Expense Reimbursements for Employees: How They’re Taxed and How They’re Reported
Employees may accrue various expenses – meals, travel, lodging, etc. – that are eventually reported and reimbursed. Depending on how the employer and employee manage the expenses, they may be taxable or deductible.
Staying on top of company expenses is something every business struggles with at one time or another, so there is often plenty of confusion in this area. This guide will address how to avoid that confusion, and how an experienced tax professional can assist with proper expense reporting and reimbursement.
How a Business Tax Expert Can Help With Tax and Reimbursement Reporting
Before we dive into the topic, employers (and employees who regularly incur work-related expenses) are strongly encouraged to speak with a reputable tax professional when assessing expense-related taxes. Here’s why:
- A tax accountant will accurately identify qualifying expenses – Running a business is expensive, but employers have ways to offset employee business expenses. Some of these are obvious – meals and travel – but some aren’t. For example, uniform maintenance and workplace tools/equipment are also deductible.
A tax accountant will use their client’s financial records to identify deductible expenses and ensure they receive the maximum tax benefit possible.
- A tax accountant can help employers establish an optimal reporting and reimbursement plan – Reimbursement plans may be accountable or nonaccountable, depending on how they are set up. For most employers and employees, there are significant tax benefits to setting up an accountable plan. There are requirements, though, for establishing an accountable plan. We’ll go into these in detail but know that a tax accountant can provide targeted guidance on how to set one up.
- A tax accountant can walk their clients (employers and employees) through proper expense reporting – Expenses and reimbursements must be reported properly to the IRS to receive the relevant tax benefits. A tax professional can help their clients set up effective reporting channels, such as expense reports, to ensure they stay on top of their reporting requirements.
Accountable vs. Nonaccountable Plans – What’s the Difference?
When an employee pays for expenses that their employer is responsible for, they may be reimbursed through either an accountable or nonaccountable plan. Here’s the difference:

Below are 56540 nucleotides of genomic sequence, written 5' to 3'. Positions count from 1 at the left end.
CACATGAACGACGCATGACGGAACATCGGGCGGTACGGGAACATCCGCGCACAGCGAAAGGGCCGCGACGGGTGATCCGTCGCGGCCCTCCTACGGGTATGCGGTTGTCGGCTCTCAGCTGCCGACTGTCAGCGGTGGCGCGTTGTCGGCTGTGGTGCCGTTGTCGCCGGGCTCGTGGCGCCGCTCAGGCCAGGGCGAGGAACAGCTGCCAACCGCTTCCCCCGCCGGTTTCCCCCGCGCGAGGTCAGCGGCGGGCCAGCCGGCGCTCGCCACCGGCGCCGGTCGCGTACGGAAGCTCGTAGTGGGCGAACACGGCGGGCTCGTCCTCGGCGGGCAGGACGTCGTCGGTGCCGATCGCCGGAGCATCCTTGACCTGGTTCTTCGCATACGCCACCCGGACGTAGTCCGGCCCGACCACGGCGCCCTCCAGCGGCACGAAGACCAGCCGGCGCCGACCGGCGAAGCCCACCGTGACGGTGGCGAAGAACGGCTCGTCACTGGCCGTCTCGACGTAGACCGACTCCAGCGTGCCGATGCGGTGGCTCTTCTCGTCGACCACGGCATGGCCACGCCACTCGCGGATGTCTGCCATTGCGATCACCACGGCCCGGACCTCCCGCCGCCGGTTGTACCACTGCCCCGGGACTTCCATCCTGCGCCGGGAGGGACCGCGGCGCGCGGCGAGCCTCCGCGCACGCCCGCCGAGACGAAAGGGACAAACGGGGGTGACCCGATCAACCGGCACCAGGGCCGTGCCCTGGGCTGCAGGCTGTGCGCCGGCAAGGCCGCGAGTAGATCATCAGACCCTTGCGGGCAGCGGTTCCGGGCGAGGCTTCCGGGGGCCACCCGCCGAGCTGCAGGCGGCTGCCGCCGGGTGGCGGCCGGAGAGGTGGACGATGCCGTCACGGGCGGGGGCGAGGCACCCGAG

- Accountable plans – Accountable plans are preferred by the vast majority of employers and employees, due to their enhanced tax benefits. For expenses to qualify for reimbursement through an accountable plan, they must meet a few requirements. Specifically, the expense must qualify as a deductible employee expense, they must be accounted to the employer within a reasonable amount of time, and any excess reimbursement must be returned to the employer within a reasonable amount of time.
Cash advancements may also qualify if they are calculated such that they are not expected to exceed expenses. Such advancements must also be made within a reasonable timeframe to qualify.
If expenses can be reimbursed through an accountable plan, they are not included in the employee’s taxable income (what’s reported on their W-2). Instead, they are deducted by the employer. The employee reduces their taxable income, and the employer enjoys a modest tax benefit. It’s a win-win.
- Nonaccountable plans – Any expense that doesn’t qualify for reimbursement through an accountable plan is instead considered a nonaccountable expense. These are added to the employee’s W-2 as taxable income and the employer is liable for payroll tax withholding.
What’s the Definition of a Reasonable Timeframe for Accountable Expenses?
“Reasonable timeframe” is an unclear term. So, what does the IRS consider to be reasonable when it comes to business expense reporting? Here are some generally accepted timelines that fit into the agency’s concept of “reasonable:”
- The employer reimburses an employee-incurred expense within 30 days.
- The employee accurately accounts for the expense within 60 days of incurring it.